THE CITY'S attitude towards house builders seems to be thawing. Two of the sector's major players, Taylor Woodrow and Berkeley Group, have raised new funds from investors in recent weeks, helped by generally positive trading statements.
Since early December the sector has outperformed the stock market by more than 10 per cent. According to broker Schroder Salomon Smith Barney (SSSB), the trend can be expected to continue in the coming quarter.
Last week, the broker highlighted shares in four house builders, Berkeley Group, Westbury, Wimpey and Barratt, which it expects to perform well in the near term.
Part of the attraction is the recent strength in consumer confidence with house price inflation and mortgage lending remaining strong in the latter part of 2001 and unemployment staying low.
With the prospect of 6-8 per cent earnings growth for many companies this year, house building shares are also cheap. Most trade on price/earnings ratios of 6.5-7 times, which compares with a FTSE average of about 20 times.
After the recent wave of mergers in the sector, particularly the Bryant/Taylor Woodrow and Persimmon/Beazer combinations, the industry is reckoned to be better managed. According to SSSB, the sector deserves to be more highly rated through this cycle than in previous ones.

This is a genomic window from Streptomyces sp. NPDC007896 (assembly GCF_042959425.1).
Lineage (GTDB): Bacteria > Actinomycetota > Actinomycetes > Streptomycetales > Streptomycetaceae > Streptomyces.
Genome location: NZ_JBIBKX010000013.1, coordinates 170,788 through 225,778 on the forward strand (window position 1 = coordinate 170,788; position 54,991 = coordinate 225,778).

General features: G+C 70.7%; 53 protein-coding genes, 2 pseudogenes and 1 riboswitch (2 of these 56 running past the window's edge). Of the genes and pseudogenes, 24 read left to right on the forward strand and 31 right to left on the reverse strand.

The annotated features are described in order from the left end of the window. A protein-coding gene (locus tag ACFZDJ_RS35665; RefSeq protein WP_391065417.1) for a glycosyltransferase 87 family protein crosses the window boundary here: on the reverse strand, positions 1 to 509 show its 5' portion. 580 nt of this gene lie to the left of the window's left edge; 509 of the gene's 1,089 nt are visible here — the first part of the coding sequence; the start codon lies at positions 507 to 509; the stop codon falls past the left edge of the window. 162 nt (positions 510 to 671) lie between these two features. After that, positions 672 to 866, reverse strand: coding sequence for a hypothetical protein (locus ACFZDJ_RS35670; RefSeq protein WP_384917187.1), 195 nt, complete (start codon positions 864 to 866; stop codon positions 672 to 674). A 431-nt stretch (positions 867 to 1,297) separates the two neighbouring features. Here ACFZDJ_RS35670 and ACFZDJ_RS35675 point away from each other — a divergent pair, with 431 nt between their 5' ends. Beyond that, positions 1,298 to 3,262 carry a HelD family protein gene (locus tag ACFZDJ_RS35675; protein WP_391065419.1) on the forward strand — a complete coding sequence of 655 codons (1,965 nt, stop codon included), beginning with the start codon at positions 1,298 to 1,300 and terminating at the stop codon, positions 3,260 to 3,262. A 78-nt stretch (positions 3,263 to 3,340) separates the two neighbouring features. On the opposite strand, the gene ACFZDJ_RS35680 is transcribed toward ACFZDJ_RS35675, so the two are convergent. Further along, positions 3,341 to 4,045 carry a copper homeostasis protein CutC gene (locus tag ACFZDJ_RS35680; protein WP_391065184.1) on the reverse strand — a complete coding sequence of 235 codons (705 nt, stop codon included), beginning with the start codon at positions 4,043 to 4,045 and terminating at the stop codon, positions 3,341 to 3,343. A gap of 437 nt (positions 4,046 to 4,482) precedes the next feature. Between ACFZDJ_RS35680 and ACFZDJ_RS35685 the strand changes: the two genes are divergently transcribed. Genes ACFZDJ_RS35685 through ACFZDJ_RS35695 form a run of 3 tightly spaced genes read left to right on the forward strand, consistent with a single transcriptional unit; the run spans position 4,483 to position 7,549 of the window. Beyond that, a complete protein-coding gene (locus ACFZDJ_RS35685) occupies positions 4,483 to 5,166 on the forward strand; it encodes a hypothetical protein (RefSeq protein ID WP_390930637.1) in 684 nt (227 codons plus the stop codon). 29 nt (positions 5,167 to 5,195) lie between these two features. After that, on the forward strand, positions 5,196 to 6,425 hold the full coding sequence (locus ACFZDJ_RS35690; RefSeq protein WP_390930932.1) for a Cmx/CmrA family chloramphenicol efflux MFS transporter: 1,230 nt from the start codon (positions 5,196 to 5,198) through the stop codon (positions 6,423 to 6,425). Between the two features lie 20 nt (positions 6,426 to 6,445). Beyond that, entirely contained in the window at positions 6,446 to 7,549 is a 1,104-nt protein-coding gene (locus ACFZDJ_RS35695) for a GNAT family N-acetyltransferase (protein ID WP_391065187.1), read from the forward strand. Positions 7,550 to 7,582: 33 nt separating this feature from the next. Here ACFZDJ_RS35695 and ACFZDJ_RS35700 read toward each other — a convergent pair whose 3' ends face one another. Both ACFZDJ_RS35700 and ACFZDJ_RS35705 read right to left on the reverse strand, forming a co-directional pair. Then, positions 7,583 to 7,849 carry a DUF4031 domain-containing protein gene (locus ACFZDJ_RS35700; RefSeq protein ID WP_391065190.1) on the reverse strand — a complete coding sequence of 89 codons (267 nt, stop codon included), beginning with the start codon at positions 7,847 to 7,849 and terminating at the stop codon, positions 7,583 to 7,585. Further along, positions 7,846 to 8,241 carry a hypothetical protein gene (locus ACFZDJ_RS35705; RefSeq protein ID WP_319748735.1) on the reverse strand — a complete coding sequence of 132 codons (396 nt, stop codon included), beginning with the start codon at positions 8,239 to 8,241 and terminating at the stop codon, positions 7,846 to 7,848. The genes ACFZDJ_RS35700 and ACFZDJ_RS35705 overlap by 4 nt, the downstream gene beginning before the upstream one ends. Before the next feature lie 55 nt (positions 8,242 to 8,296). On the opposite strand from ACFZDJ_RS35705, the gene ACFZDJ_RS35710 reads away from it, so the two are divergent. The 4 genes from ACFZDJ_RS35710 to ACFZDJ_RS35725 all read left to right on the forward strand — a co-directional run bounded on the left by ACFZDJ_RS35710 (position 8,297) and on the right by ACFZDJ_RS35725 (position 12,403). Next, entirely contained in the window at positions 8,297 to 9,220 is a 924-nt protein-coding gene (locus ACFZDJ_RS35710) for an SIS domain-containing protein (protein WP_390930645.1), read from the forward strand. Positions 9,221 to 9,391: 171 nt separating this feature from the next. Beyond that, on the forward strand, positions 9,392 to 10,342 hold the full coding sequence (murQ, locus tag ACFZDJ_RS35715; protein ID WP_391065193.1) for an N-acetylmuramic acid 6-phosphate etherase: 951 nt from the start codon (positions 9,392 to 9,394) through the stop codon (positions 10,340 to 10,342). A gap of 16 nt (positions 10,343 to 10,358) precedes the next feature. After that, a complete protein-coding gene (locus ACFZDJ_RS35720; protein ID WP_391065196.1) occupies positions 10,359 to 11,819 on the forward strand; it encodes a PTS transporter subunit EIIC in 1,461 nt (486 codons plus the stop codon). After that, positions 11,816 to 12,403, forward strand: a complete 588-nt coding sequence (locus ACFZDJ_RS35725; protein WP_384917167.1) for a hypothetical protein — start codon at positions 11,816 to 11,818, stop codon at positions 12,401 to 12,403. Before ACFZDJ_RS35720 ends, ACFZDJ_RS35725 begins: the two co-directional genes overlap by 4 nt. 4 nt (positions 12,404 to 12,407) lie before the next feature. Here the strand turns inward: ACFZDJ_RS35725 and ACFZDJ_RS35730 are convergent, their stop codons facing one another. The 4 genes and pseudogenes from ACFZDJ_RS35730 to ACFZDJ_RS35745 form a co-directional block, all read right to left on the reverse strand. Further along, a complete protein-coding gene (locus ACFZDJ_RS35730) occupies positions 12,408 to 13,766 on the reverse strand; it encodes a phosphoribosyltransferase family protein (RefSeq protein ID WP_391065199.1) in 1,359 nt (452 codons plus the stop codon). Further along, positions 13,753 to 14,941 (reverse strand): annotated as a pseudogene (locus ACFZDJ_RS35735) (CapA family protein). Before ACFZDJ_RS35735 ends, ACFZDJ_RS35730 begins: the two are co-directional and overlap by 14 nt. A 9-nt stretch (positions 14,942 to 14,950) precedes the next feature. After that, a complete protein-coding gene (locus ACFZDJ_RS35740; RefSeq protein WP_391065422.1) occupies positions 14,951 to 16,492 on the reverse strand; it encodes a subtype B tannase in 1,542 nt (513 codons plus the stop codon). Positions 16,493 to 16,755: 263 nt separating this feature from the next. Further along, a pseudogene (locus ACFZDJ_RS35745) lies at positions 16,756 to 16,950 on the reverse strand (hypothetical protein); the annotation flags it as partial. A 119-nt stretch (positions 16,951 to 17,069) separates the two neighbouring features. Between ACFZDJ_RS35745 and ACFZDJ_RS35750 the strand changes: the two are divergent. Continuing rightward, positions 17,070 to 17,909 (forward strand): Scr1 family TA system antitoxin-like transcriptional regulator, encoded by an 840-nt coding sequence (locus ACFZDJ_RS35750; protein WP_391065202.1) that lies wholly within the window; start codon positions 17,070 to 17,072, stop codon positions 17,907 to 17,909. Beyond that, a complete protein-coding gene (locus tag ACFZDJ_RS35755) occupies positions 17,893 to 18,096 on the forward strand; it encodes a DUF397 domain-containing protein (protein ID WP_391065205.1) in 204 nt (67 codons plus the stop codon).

The main danger facing the sector is the prospect of rising interest rates later this year, which always tends to cool investor sentiment.
Housing reservations in the second and third quarters will struggle to match the strong figures seen in the middle of 2001 and affordability may also become a problem. If interest rates were to rise to 7 per cent, the broker says affordability would be as weak as in the late1980s.
As ever, timing is the key. Investors are urged to increase their weightings to capture the expected outperformance of house building shares in the first half but reduce them in the second and third quarters.